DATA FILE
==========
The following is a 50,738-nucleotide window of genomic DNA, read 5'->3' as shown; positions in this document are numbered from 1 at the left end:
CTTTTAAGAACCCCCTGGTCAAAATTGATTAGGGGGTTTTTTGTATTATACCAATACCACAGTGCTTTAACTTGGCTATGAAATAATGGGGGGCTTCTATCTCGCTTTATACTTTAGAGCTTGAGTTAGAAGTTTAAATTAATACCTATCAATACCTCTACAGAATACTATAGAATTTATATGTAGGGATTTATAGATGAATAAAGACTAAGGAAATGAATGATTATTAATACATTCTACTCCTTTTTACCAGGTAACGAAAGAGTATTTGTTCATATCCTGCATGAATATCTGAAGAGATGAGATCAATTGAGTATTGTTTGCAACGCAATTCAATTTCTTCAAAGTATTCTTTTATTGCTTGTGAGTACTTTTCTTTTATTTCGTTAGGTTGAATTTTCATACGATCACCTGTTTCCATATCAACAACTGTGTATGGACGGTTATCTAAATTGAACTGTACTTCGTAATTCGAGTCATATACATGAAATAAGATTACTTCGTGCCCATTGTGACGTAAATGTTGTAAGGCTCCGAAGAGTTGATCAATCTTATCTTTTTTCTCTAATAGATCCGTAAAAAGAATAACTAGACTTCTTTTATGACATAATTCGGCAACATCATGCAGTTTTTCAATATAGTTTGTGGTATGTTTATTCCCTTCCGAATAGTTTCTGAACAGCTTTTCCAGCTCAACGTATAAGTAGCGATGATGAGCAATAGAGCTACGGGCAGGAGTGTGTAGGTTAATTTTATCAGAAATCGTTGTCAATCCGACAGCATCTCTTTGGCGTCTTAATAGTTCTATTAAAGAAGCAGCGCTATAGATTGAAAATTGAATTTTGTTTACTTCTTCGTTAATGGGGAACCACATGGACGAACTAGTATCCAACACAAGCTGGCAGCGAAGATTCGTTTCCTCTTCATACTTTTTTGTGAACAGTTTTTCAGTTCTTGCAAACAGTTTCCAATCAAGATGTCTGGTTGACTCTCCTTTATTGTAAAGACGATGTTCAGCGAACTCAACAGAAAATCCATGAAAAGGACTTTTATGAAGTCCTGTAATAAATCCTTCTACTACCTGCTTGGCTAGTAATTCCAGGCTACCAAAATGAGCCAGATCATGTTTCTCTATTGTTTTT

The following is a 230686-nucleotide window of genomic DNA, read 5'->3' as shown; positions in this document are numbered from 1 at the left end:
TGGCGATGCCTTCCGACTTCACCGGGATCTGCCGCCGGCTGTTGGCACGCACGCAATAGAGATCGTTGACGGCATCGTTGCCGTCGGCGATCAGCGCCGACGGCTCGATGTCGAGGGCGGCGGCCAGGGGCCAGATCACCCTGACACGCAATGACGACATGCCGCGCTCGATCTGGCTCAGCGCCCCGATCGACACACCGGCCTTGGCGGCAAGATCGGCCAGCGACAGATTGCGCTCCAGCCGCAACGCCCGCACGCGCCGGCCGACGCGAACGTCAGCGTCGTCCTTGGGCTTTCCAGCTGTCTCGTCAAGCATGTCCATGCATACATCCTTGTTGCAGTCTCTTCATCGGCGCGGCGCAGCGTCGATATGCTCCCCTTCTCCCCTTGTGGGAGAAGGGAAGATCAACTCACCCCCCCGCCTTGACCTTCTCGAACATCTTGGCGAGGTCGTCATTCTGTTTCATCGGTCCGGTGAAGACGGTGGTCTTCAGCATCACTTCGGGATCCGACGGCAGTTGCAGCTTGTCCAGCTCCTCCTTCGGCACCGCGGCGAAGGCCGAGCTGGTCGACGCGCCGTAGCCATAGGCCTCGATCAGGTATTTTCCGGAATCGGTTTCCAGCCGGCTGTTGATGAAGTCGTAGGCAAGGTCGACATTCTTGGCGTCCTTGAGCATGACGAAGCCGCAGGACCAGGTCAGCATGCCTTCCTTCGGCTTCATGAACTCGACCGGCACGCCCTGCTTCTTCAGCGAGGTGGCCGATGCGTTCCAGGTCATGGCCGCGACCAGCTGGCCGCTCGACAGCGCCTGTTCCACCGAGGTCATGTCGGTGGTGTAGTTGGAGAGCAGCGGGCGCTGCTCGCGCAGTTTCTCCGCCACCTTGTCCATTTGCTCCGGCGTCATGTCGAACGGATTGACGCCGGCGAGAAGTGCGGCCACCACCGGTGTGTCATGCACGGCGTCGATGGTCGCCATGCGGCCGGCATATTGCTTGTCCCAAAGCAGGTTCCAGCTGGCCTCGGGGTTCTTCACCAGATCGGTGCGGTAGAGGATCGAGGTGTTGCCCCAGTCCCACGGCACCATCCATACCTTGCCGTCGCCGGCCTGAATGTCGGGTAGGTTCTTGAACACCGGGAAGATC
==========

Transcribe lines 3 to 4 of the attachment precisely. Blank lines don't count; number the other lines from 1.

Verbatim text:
The following is a 230686-nucleotide window of genomic DNA, read 5'->3' as shown; positions in this document are numbered from 1 at the left end:
TGGCGATGCCTTCCGACTTCACCGGGATCTGCCGCCGGCTGTTGGCACGCACGCAATAGAGATCGTTGACGGCATCGTTGCCGTCGGCGATCAGCGCCGACGGCTCGATGTCGAGGGCGGCGGCCAGGGGCCAGATCACCCTGACACGCAATGACGACATGCCGCGCTCGATCTGGCTCAGCGCCCCGATCGACACACCGGCCTTGGCGGCAAGATCGGCCAGCGACAGATTGCGCTCCAGCCGCAACGCCCGCACGCGCCGGCCGACGCGAACGTCAGCGTCGTCCTTGGGCTTTCCAGCTGTCTCGTCAAGCATGTCCATGCATACATCCTTGTTGCAGTCTCTTCATCGGCGCGGCGCAGCGTCGATATGCTCCCCTTCTCCCCTTGTGGGAGAAGGGAAGATCAACTCACCCCCCCGCCTTGACCTTCTCGAACATCTTGGCGAGGTCGTCATTCTGTTTCATCGGTCCGGTGAAGACGGTGGTCTTCAGCATCACTTCGGGATCCGACGGCAGTTGCAGCTTGTCCAGCTCCTCCTTCGGCACCGCGGCGAAGGCCGAGCTGGTCGACGCGCCGTAGCCATAGGCCTCGATCAGGTATTTTCCGGAATCGGTTTCCAGCCGGCTGTTGATGAAGTCGTAGGCAAGGTCGACATTCTTGGCGTCCTTGAGCATGACGAAGCCGCAGGACCAGGTCAGCATGCCTTCCTTCGGCTTCATGAACTCGACCGGCACGCCCTGCTTCTTCAGCGAGGTGGCCGATGCGTTCCAGGTCATGGCCGCGACCAGCTGGCCGCTCGACAGCGCCTGTTCCACCGAGGTCATGTCGGTGGTGTAGTTGGAGAGCAGCGGGCGCTGCTCGCGCAGTTTCTCCGCCACCTTGTCCATTTGCTCCGGCGTCATGTCGAACGGATTGACGCCGGCGAGAAGTGCGGCCACCACCGGTGTGTCATGCACGGCGTCGATGGTCGCCATGCGGCCGGCATATTGCTTGTCCCAAAGCAGGTTCCAGCTGGCCTCGGGGTTCTTCACCAGATCGGTGCGGTAGAGGATCGAGGTGTTGCCCCAGTCCCACGGCACCATCCATACCTTGCCGTCGCCGGCCTGAATGTCGGGTAGGTTCTTGAACACCGGGAAGATC